Cynthia Hicks: a life in the theatre, the theatre as the life
Cynthia Hicks is one of those people who one can say was born to be in the theatre. She jokes about starting her dance career while still in her mother’s womb. Mom is Maria “Nanette” Hicks, who was the co-founder of Philippine Barangay Performing Arts Society, and Dad is Graham Hicks, writer and former columnist at Edmonton Sun.
Cynthia’s childhood was steeped into dance - Philippine folk dance, highlands, ballet, jazz and tap. She then discovered drama classes via the Citadel Theatre School, eventually taking over her older sister’s role in the Christmas Carol at age 8, and then moving to the Edmonton Opera’s production of South Pacific. She remembers having so much fun at the theatre and being treated so well by other actors that she naturally kept on performing - in dance and musical theatre all the way to junior high, an opera production in the summer for the Fringe festival, and eventually challenging family tradition with her desire to study high school at the Victoria School for Performing Arts.
It was during this time, her Grade 10 year, that my husband Jojo and I worked with Cynthia. She
joined our dance company, the Chameleon Dance Edmonton, in our performances at the Aberdeen International Youth Festival in Scotland. At this time, aside from Chameleon, which had already a rather rigorous training and rehearsal schedule, Cynthia was also committed to Philippine Barangay, mostly as leader and choreographer, and the St. Albert Musical Theatre. I remember her rushing from one rehearsal to another. No matter how much I wanted to shake my head with what I then regarded as her “suicidal and masochistic” artistic tendencies, I couldn’t help but commend her for her dedication, enthusiasm and persistence. Cynthia as a dancer was like a sponge and clay - having the capacity to absorb corrections, and the malleability for our coaching. As one who has grown in the theatre, her approach to her art was and is intelligent and respectful.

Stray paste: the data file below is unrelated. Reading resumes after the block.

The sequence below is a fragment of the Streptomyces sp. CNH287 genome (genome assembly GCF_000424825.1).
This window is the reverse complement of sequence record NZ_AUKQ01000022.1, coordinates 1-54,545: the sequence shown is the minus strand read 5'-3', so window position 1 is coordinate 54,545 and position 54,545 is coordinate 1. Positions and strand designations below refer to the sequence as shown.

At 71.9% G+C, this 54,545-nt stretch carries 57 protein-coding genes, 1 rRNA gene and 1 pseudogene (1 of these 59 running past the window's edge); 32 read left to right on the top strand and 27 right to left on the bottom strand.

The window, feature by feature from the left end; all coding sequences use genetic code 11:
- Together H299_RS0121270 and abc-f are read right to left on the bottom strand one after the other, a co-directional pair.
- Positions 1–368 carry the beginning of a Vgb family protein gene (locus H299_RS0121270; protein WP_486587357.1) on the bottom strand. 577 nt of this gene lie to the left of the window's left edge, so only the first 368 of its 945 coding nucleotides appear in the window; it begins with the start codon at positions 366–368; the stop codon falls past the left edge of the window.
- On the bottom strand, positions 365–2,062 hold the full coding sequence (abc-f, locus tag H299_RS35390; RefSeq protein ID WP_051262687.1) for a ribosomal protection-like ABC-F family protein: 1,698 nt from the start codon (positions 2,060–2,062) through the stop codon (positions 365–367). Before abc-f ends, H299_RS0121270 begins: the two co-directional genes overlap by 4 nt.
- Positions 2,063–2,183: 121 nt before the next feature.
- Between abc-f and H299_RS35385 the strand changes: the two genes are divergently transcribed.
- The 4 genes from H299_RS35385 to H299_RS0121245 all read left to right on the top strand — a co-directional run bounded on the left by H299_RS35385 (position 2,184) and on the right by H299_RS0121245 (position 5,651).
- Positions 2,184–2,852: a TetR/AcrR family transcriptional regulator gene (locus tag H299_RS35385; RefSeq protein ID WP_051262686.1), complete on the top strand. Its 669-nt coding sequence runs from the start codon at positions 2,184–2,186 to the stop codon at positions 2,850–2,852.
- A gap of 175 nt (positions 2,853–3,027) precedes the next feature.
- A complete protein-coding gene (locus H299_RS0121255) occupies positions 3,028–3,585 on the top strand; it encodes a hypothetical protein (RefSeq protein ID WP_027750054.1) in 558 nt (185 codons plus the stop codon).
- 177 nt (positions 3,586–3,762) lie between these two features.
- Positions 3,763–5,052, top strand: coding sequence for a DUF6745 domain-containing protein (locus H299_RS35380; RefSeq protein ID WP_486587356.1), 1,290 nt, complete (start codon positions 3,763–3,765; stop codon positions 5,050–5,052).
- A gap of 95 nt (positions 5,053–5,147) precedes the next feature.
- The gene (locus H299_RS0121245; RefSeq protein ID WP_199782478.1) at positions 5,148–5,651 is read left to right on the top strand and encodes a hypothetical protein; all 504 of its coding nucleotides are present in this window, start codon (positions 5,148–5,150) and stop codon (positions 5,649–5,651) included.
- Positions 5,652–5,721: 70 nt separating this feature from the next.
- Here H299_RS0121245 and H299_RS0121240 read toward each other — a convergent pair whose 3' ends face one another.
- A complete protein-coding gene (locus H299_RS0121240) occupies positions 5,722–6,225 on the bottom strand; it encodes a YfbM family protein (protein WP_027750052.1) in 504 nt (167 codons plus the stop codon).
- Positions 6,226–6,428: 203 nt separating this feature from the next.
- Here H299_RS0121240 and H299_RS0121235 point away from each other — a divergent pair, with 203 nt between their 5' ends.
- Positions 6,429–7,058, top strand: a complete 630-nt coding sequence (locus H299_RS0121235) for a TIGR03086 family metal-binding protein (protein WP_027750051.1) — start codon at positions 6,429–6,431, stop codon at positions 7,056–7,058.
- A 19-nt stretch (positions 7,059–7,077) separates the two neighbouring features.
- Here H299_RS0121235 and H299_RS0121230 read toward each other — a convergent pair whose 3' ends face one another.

At Grade 11, she joined the Citadel Theatre Young Musical Company. It was at this point, constantly surrounded by like-minded individuals, and having acting, directing & dancing included in her daily curriculum and after-school activities, did she consider theatre school for post secondary studies. After high school, she spent a year at the University of Alberta, applied for six theatre schools across Canada, and got accepted in all six. No mean feat. She elected to go to the National Theatre School in Montreal, which was such a pipe dream in the first place, and graduated in 2015. In between all these, she underwent training at the Performing Arts Project at North Carolina, the Banff Centre Musical Theatre Intensive, and the Broadway Theatre Project in Florida.
Based now in Toronto, Cynthia’s life consists of the valleys and peaks of an actor’s life - endless auditions, back to back bookings, indeterminate lulls. It is exciting in that it is unpredictable, varied, nomadic and competitive - the exact same traits that one may hate about it. She has done commercials, workshopped plays, performed in a pantomime musical, works in a restaurant and babysits during lean months, and is the General Manager of Hataw, a Philippine fusion dance company in Toronto. In the immediate future, a web series and a tour production are lined up.
Cynthia has a very strong sense of community and civic commitment, which she says is her Mom’s big influence. Since her 16th birthday, she has been doing personal fundraisers to benefit orphanages in the Philippines, requesting for donations in lieu of gifts. She
dreams of eventually going back to school for an Education degree, and teaching drama at Victoria School as a way of paying back; to write a play and be an advocate for stories that are not told enough; and to build a community of minority artists, people who are trailblazers and breaking barriers in their art, in Edmonton. The passion is gradually turning into a vocation.
I like keeping tabs on all our dancers. I hope that they live their dreams and especially for those who are still into the arts or theatre, I worry when or if they live a precarious and “starving” artist’s life. I reflect on what I know about Cynthia and I see images of someone finding a calling at a young age, propped up by a supportive family; a determined and hardworking girl who will stop at nothing to achieve her goal - availing of every possible grant, bursary, scholarship, training program, working odd jobs to save money; smart and introspective using her art experiences and work to unravel her layers as a person; and courageous in following her bliss. Cynthia has dedicated her life to her art and lives her life through her art. It is one rollercoaster ride where she revels in all it has to offer. Oh yes, Cynthia Hicks knows how to live her life and at the very least, she will just be alright. To quote John Wooden, “Things work out best for those who make the best of the way things work out.”
This article was published in the February 2017 issue of the Alberta Filipino Journal.